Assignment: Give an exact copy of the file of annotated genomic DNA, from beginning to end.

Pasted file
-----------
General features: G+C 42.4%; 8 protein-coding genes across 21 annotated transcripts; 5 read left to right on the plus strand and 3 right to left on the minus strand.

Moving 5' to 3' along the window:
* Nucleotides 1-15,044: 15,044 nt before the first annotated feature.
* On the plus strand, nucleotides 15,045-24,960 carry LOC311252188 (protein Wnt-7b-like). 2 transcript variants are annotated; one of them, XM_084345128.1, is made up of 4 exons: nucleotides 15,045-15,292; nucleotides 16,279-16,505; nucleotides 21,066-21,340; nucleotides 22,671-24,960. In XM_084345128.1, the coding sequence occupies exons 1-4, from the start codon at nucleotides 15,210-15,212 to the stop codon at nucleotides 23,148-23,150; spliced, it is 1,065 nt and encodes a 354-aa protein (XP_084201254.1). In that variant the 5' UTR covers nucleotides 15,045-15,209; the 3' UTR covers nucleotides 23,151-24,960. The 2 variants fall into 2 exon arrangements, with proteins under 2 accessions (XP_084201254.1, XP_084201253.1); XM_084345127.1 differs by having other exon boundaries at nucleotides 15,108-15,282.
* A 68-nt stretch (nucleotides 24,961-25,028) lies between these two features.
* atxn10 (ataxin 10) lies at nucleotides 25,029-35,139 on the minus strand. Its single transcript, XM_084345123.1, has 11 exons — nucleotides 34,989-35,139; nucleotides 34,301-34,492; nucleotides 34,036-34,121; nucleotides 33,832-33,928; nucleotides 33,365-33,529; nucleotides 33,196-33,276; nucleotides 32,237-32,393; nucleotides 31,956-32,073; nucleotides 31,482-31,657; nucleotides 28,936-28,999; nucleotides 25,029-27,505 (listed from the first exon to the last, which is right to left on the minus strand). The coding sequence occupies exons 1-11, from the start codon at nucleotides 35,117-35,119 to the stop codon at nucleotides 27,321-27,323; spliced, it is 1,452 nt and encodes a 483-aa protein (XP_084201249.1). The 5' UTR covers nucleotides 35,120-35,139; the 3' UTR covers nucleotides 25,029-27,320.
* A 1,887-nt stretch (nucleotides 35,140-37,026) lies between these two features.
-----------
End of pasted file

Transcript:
General features: G+C 42.4%; 8 protein-coding genes across 21 annotated transcripts; 5 read left to right on the plus strand and 3 right to left on the minus strand.

Moving 5' to 3' along the window:
* Nucleotides 1-15,044: 15,044 nt before the first annotated feature.
* On the plus strand, nucleotides 15,045-24,960 carry LOC311252188 (protein Wnt-7b-like). 2 transcript variants are annotated; one of them, XM_084345128.1, is made up of 4 exons: nucleotides 15,045-15,292; nucleotides 16,279-16,505; nucleotides 21,066-21,340; nucleotides 22,671-24,960. In XM_084345128.1, the coding sequence occupies exons 1-4, from the start codon at nucleotides 15,210-15,212 to the stop codon at nucleotides 23,148-23,150; spliced, it is 1,065 nt and encodes a 354-aa protein (XP_084201254.1). In that variant the 5' UTR covers nucleotides 15,045-15,209; the 3' UTR covers nucleotides 23,151-24,960. The 2 variants fall into 2 exon arrangements, with proteins under 2 accessions (XP_084201254.1, XP_084201253.1); XM_084345127.1 differs by having other exon boundaries at nucleotides 15,108-15,282.
* A 68-nt stretch (nucleotides 24,961-25,028) lies between these two features.
* atxn10 (ataxin 10) lies at nucleotides 25,029-35,139 on the minus strand. Its single transcript, XM_084345123.1, has 11 exons — nucleotides 34,989-35,139; nucleotides 34,301-34,492; nucleotides 34,036-34,121; nucleotides 33,832-33,928; nucleotides 33,365-33,529; nucleotides 33,196-33,276; nucleotides 32,237-32,393; nucleotides 31,956-32,073; nucleotides 31,482-31,657; nucleotides 28,936-28,999; nucleotides 25,029-27,505 (listed from the first exon to the last, which is right to left on the minus strand). The coding sequence occupies exons 1-11, from the start codon at nucleotides 35,117-35,119 to the stop codon at nucleotides 27,321-27,323; spliced, it is 1,452 nt and encodes a 483-aa protein (XP_084201249.1). The 5' UTR covers nucleotides 35,120-35,139; the 3' UTR covers nucleotides 25,029-27,320.
* A 1,887-nt stretch (nucleotides 35,140-37,026) lies between these two features.